‘Sometimes people worked 24 hours out of 24, night and day, using head-mounted lamps — one team working days and one doing nights. At the time there were no rules, and sometimes miners died of fatigue. There were also deaths because the pits were deep and there was flooding,’ one miner told Tech Republic. ‘We were in a really isolated quarry that made transporting the minerals to the Walikale distribution center very hard. It was more than 50-km away, so the minerals had to be carried on men’s backs — and even women and children were used, too.’

Mass rape is used as a tool of war by all sides of the conflict – gangs and government – against girls as young as 3 and women as old as 70. The purpose is to intimidate local populations to secure control of the mines and trading routes.

Over 5 million people have died and more than a million women raped as a direct result of the ongoing war for control over the minerals in the Congo.

While most technology companies have pledged to try to buy as much non-conflict tin, tungsten, tantalum and gold as is available, there are simply not enough of these minerals available in non-conflict zones to meet our ever growing demand for the latest and greatest.

And with cobalt only recently being added to the list of conflict minerals, most companies – except Intel – have done nothing yet to seek alternative sources. The primary buyers of conflict cobalt are Apple, Dell, Hewlett Packard, Huawei, Lenovo (Motorola), LG, Microsoft Corporation, Samsung, Sony and Vodafone, as well as vehicle manufacturers like Daimler AG, Volkswagen and Chinese firm BYD.

Write your cell phone manufacturers and demand they use conflict-free minerals, or buy a conflict-free phone from a company like Fairphone.”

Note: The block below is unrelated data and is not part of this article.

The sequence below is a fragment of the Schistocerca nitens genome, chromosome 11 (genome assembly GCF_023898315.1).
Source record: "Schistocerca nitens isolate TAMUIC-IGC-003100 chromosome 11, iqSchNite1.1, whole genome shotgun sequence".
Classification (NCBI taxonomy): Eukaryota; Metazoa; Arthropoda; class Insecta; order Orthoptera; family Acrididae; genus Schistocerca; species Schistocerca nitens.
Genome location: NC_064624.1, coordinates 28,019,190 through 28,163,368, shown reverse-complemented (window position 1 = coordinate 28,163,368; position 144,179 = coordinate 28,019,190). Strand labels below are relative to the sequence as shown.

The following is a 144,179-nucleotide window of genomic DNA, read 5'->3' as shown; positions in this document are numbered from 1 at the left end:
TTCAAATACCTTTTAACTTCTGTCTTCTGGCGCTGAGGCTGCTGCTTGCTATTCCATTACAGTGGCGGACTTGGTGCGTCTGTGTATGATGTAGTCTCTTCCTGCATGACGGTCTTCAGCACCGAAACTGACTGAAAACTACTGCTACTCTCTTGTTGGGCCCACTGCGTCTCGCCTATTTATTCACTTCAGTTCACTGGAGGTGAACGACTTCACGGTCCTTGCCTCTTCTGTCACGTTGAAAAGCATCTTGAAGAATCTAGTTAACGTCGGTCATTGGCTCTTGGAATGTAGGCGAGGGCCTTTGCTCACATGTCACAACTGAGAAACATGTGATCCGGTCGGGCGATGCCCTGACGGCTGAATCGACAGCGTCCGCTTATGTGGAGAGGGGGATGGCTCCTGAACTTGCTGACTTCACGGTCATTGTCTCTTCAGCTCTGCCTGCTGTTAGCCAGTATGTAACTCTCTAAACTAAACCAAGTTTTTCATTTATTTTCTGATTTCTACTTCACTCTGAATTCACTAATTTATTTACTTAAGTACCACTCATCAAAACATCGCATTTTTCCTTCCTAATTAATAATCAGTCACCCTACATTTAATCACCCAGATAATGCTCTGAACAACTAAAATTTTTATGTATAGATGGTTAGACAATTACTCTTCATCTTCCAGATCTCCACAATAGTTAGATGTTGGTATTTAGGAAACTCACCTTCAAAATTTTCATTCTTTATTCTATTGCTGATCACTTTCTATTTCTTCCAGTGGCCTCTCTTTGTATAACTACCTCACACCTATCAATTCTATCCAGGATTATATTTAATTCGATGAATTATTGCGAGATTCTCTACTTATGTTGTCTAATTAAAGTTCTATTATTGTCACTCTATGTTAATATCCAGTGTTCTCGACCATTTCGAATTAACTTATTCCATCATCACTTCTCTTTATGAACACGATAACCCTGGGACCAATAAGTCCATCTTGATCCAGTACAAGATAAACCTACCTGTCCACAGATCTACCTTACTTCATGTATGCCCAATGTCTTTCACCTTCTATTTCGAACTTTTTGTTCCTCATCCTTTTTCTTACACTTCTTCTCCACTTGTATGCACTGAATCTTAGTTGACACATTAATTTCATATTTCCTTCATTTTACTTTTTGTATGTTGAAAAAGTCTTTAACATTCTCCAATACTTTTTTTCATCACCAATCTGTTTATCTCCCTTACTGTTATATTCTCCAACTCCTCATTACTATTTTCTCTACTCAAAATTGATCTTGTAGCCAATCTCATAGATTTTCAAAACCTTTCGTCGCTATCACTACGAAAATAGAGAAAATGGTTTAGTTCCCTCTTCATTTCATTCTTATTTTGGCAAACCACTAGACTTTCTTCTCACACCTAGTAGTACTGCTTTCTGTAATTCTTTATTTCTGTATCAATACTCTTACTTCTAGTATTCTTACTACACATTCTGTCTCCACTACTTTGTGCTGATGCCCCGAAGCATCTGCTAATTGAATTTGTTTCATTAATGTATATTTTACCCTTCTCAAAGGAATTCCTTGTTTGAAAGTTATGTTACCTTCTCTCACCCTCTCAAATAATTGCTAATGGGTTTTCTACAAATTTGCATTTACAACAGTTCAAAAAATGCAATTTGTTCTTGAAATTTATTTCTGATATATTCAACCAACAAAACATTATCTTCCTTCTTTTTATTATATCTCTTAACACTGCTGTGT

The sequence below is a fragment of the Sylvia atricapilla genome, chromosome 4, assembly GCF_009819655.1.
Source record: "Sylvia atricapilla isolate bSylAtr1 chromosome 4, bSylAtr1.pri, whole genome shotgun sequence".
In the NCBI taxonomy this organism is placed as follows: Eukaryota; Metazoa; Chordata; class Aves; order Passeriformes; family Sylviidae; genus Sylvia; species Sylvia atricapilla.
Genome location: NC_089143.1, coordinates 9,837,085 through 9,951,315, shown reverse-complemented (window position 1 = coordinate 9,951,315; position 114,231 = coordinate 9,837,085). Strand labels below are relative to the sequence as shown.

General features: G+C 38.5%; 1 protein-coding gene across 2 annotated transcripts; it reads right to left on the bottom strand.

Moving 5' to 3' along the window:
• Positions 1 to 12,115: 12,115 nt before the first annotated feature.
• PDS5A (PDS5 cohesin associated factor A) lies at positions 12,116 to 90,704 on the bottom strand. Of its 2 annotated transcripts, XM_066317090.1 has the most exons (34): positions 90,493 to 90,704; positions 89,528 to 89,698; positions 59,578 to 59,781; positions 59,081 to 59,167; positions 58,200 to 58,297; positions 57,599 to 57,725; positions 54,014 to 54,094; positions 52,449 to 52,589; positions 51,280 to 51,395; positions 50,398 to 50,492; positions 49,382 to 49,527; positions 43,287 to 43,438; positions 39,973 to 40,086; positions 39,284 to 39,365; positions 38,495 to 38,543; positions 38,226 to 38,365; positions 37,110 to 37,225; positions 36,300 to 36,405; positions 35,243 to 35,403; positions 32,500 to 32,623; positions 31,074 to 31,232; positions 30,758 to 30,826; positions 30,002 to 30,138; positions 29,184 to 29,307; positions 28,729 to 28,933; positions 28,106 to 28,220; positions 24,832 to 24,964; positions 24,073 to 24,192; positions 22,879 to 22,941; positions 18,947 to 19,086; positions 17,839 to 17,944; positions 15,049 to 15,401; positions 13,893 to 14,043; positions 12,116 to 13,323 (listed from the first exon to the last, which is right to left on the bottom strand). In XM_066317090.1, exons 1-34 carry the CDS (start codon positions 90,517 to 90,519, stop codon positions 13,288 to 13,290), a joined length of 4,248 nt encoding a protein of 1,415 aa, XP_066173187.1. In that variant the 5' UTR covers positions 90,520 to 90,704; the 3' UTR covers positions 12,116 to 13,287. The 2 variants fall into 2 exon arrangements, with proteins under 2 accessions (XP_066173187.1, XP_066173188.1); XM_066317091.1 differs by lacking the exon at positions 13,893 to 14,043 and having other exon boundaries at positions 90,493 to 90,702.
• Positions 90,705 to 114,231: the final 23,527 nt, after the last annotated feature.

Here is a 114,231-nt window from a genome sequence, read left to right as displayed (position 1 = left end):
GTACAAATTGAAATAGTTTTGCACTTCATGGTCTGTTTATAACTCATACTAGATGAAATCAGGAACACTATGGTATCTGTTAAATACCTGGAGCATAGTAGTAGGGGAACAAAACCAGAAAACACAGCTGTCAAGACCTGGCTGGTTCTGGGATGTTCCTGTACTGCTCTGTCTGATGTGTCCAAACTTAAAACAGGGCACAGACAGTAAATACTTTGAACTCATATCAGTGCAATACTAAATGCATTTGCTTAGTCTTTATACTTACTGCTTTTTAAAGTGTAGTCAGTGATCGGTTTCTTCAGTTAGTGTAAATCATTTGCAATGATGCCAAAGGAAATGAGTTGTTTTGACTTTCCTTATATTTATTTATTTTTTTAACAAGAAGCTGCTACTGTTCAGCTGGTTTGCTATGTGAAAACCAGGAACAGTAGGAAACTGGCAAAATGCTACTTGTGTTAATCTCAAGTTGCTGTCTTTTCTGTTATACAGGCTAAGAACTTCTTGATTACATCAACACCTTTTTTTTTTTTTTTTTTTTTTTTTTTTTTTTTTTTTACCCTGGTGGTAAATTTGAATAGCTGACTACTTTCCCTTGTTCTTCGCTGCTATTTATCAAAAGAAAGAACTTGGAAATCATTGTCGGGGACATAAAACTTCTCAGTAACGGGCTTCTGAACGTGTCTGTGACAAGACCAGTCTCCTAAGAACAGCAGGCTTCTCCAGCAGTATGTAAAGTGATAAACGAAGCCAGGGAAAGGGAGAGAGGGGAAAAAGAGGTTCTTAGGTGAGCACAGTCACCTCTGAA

Fairphone: For People and Planet



Enter your email address on the Fairphone site to get updates on how Fairphone is changing the electronics industry.

“Change is in your hands. When you buy a Fairphone, you buy more than a phone. You buy a declaration that change is possible, and that it’s here. Today. In your hands. From the earth to your pocket, a smartphone’s journey is filled with unfair practices. We believe a fairer electronics industry is possible. By making change from the inside, we’re giving a voice to people who care.”

Fairphone’s impact on the world

“As a growing company, we work hard to increase our impact and make a real difference in the world. The journey towards a fairer future has plenty of obstacles to overcome, but together, we’re making real progress.

A fairer future

It’s no secret: we’re out to change the world. Fairphone puts people and the planet first.
We care about human rights and worker well-being.
We care about the climate and our planet’s delicate ecosystem.
We care about designing longer-lasting products that are easier to repair. We care about reducing waste and making the most of what we already have.

See how we’re making an impact

Read Fairphone’s full 2021 Impact Report

A challenge to the industry

“We’re not kidding ourselves: Fairphone won’t improve the electronics industry by outselling huge competitors in the marketplace. Instead, we’ll improve it step by step by demonstrating there is a better way of doing business. We make smartphones to create change: the more phones and spare parts we sell and the more successful our business, the more we can scale up and the further our impact can reach. Every Fairphone sold shows that making a device proud to minimize environmental impacts and treat workers fairly is a selling point, not a profit liability.”

Neenah Payne writes for Activist Post and Natural Blaze

Top image credit